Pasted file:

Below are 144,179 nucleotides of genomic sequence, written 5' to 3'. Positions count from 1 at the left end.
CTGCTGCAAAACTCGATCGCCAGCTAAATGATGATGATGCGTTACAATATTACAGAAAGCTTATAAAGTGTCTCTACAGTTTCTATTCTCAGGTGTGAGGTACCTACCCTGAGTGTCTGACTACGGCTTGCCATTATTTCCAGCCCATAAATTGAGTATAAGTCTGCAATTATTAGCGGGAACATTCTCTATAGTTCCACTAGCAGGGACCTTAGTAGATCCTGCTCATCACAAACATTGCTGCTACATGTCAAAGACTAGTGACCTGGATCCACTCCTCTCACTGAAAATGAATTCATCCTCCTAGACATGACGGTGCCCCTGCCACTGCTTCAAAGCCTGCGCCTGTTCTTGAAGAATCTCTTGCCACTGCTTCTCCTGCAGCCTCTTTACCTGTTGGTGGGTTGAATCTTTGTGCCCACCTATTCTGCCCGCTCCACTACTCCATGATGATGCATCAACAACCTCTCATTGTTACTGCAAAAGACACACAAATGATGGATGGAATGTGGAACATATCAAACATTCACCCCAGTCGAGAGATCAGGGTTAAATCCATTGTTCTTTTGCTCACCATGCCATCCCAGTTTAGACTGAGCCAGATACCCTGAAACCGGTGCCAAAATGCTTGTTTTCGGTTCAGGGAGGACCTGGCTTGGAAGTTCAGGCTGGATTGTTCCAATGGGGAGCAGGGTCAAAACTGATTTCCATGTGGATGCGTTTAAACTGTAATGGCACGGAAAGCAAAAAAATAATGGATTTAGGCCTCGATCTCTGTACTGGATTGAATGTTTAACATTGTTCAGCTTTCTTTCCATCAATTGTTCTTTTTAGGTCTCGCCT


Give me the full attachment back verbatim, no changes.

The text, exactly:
Below are 144,179 nucleotides of genomic sequence, written 5' to 3'. Positions count from 1 at the left end.
CTGCTGCAAAACTCGATCGCCAGCTAAATGATGATGATGCGTTACAATATTACAGAAAGCTTATAAAGTGTCTCTACAGTTTCTATTCTCAGGTGTGAGGTACCTACCCTGAGTGTCTGACTACGGCTTGCCATTATTTCCAGCCCATAAATTGAGTATAAGTCTGCAATTATTAGCGGGAACATTCTCTATAGTTCCACTAGCAGGGACCTTAGTAGATCCTGCTCATCACAAACATTGCTGCTACATGTCAAAGACTAGTGACCTGGATCCACTCCTCTCACTGAAAATGAATTCATCCTCCTAGACATGACGGTGCCCCTGCCACTGCTTCAAAGCCTGCGCCTGTTCTTGAAGAATCTCTTGCCACTGCTTCTCCTGCAGCCTCTTTACCTGTTGGTGGGTTGAATCTTTGTGCCCACCTATTCTGCCCGCTCCACTACTCCATGATGATGCATCAACAACCTCTCATTGTTACTGCAAAAGACACACAAATGATGGATGGAATGTGGAACATATCAAACATTCACCCCAGTCGAGAGATCAGGGTTAAATCCATTGTTCTTTTGCTCACCATGCCATCCCAGTTTAGACTGAGCCAGATACCCTGAAACCGGTGCCAAAATGCTTGTTTTCGGTTCAGGGAGGACCTGGCTTGGAAGTTCAGGCTGGATTGTTCCAATGGGGAGCAGGGTCAAAACTGATTTCCATGTGGATGCGTTTAAACTGTAATGGCACGGAAAGCAAAAAAATAATGGATTTAGGCCTCGATCTCTGTACTGGATTGAATGTTTAACATTGTTCAGCTTTCTTTCCATCAATTGTTCTTTTTAGGTCTCGCCT